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Showing Stripes for Immunodeficiency Patients

Why the zebra symbolizes hope and progress in the rare disease community.

IDF zebra mascot

At a CSL Behring patient advocate summit last week, Annette Gregory told the story of her college-age daughter, Baylee, who has a rare disease.

“She’s my zebra and my hero,” Annette said.

That’s not just a cute nickname. People who have rare diseases, including the community of patients who have primary immunodeficiency diseases (PI) like Baylee, call themselves zebras. The Immune Deficiency Foundation (IDF) has adopted the zebra as its mascot. TZ! The IDF Zebra appears at fund-raising walks and even has Instagram and Twitter accounts.

Because it’s World PI Week, we wanted to learn more about how the zebra came to represent those who have 350+ rare, chronic disorders affecting the immune system. IDF President and CEO John G. Boyle agreed to answer our questions. The story begins with a quote from a medical school professor in the 1940s, who advised medical students “when you hear hoof beats, think horses, not zebras.”

How did this common sense approach fall short for people who have rare diseases, such as PI?

“When you hear hoof beats, think horses, not zebras” may have been good advice back in the 1940s, but it’s not the best advice today. It’s advice for managing populations but not for caring for individuals, and it certainly doesn’t apply to those who have rare, sometimes complicated diagnoses, like people with primary immunodeficiency diseases.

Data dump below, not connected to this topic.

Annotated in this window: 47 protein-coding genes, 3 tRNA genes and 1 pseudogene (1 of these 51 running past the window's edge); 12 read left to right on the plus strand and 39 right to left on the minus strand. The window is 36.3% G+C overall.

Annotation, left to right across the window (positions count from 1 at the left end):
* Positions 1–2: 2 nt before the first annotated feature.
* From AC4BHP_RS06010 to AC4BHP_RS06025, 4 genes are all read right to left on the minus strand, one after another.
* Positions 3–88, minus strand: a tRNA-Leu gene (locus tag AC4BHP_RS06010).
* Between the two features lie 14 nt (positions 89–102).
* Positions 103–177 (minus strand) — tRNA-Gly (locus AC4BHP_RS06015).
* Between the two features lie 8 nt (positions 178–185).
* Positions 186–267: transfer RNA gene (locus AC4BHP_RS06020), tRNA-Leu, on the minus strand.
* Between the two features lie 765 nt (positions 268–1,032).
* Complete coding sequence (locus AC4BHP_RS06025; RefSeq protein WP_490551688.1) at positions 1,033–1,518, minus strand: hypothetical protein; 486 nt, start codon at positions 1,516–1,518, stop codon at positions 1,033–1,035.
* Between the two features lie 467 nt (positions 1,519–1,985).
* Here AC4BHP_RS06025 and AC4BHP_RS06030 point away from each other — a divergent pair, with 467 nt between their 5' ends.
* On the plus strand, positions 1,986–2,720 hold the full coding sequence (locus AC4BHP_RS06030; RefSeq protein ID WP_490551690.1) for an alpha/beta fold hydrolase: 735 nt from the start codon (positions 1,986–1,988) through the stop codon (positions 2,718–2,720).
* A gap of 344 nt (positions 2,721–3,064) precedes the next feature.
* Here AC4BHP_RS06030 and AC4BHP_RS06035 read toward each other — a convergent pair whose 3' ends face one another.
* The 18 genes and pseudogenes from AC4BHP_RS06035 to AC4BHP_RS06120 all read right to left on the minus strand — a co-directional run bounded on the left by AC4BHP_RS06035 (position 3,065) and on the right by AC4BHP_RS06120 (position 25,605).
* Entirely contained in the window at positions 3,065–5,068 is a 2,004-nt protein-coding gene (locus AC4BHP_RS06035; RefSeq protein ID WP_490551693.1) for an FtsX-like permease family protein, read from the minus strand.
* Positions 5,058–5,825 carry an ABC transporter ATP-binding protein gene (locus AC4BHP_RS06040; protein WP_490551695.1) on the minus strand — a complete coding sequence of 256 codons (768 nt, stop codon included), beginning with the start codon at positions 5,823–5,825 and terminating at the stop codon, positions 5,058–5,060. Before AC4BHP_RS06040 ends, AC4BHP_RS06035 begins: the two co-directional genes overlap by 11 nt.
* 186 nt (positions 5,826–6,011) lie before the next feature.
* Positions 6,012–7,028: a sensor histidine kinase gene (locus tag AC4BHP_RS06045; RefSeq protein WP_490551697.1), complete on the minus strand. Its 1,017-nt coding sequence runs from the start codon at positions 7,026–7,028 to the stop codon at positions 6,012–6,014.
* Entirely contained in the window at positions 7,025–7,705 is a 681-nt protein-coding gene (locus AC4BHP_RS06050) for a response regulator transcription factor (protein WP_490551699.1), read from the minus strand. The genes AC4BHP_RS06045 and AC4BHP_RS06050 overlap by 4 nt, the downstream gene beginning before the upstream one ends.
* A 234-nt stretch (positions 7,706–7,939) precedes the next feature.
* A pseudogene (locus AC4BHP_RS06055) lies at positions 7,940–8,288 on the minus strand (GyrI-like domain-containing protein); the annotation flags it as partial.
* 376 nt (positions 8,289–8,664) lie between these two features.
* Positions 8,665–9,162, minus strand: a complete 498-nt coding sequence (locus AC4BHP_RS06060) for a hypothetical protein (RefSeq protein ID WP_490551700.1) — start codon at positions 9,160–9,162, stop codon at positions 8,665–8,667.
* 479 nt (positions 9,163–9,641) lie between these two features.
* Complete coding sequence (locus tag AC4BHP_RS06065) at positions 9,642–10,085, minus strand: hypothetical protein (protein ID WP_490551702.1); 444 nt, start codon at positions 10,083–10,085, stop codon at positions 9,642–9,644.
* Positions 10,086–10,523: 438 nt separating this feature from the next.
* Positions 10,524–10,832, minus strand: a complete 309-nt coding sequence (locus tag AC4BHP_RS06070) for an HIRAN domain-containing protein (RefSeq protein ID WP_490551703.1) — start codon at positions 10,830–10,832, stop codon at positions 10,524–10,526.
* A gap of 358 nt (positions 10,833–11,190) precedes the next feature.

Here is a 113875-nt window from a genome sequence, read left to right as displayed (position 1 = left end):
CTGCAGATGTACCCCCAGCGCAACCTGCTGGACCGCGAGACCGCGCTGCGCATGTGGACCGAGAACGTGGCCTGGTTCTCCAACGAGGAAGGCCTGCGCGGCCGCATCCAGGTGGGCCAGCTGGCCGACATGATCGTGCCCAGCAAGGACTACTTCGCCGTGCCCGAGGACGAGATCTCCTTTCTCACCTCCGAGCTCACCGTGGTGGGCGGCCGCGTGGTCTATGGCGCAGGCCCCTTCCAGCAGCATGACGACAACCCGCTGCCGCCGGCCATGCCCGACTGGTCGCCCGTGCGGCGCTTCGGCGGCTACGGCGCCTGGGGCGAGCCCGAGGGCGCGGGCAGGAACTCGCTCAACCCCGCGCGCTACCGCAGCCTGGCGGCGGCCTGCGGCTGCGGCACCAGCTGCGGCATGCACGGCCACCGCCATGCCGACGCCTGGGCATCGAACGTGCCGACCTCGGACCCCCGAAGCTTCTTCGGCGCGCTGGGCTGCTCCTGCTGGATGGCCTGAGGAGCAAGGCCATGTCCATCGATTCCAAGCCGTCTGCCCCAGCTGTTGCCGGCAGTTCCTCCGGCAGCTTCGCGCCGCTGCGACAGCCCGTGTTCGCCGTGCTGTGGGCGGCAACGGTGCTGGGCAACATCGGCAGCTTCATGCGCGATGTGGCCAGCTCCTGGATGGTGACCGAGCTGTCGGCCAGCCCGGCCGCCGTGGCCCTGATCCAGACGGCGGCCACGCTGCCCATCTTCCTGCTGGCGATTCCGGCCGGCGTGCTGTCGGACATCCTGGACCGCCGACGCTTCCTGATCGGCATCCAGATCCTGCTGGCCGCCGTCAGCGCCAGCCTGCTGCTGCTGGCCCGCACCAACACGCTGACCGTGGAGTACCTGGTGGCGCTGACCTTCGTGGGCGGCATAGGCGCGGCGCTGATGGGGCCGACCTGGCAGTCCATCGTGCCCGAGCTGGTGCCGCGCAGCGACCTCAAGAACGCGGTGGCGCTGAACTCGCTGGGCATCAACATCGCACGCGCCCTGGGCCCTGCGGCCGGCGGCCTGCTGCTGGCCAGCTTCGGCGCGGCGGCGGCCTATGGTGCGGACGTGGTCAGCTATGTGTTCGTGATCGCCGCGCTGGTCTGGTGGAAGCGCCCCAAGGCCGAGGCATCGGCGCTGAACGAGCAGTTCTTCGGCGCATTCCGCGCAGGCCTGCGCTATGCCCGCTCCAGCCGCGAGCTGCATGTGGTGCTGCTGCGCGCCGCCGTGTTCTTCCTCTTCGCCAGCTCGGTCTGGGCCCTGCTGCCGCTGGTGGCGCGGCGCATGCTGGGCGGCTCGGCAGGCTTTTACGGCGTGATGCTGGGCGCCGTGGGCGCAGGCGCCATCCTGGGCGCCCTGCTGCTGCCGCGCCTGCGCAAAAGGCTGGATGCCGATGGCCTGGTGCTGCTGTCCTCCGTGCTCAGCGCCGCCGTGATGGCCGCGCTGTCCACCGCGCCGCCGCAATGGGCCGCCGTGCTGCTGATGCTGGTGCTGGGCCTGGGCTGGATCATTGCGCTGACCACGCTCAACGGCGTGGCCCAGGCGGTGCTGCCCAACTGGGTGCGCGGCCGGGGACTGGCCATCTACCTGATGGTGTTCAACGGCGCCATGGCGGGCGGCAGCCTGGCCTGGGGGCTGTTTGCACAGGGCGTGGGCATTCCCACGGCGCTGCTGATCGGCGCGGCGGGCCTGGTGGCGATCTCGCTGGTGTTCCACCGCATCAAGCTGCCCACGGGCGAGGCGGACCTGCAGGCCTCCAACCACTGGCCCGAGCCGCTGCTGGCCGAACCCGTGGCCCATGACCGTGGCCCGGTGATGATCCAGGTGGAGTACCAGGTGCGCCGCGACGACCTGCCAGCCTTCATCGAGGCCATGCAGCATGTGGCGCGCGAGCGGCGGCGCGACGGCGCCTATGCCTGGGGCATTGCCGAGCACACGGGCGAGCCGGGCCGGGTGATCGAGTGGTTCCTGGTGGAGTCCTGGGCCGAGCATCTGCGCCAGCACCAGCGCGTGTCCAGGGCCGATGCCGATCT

How has the zebra mascot helped spread the word and improve awareness about PI and rare disease?

The Immune Deficiency Foundation launched THINK ZEBRA!™ in 2009, and the PI community has truly embraced the concept over the years. People identify with the zebra. For a community who may have felt isolated because of their diagnosis, calling themselves zebras is meaningful and empowering. Children really enjoy the zebra, and it helps them feel like they are not alone - they have a “herd.” 

Do you have a favorite zebra mascot story? We enjoyed seeing the zebra decorate the IDF office for the holidays and post on Twitter for Valentine’s Day.

In 2014, IDF introduced TZ! the IDF Zebra, our official mascot, during IDF Walk for PI, our national walks held across the country each fall, and crowds were so excited to see TZ. It’s incredible to watch children - young and old - meet and take photos with TZ. We’ve even had TZ participate in story time during our youth program at an IDF Retreat, and the children quietly sat down with the zebra just like TZ was a friend.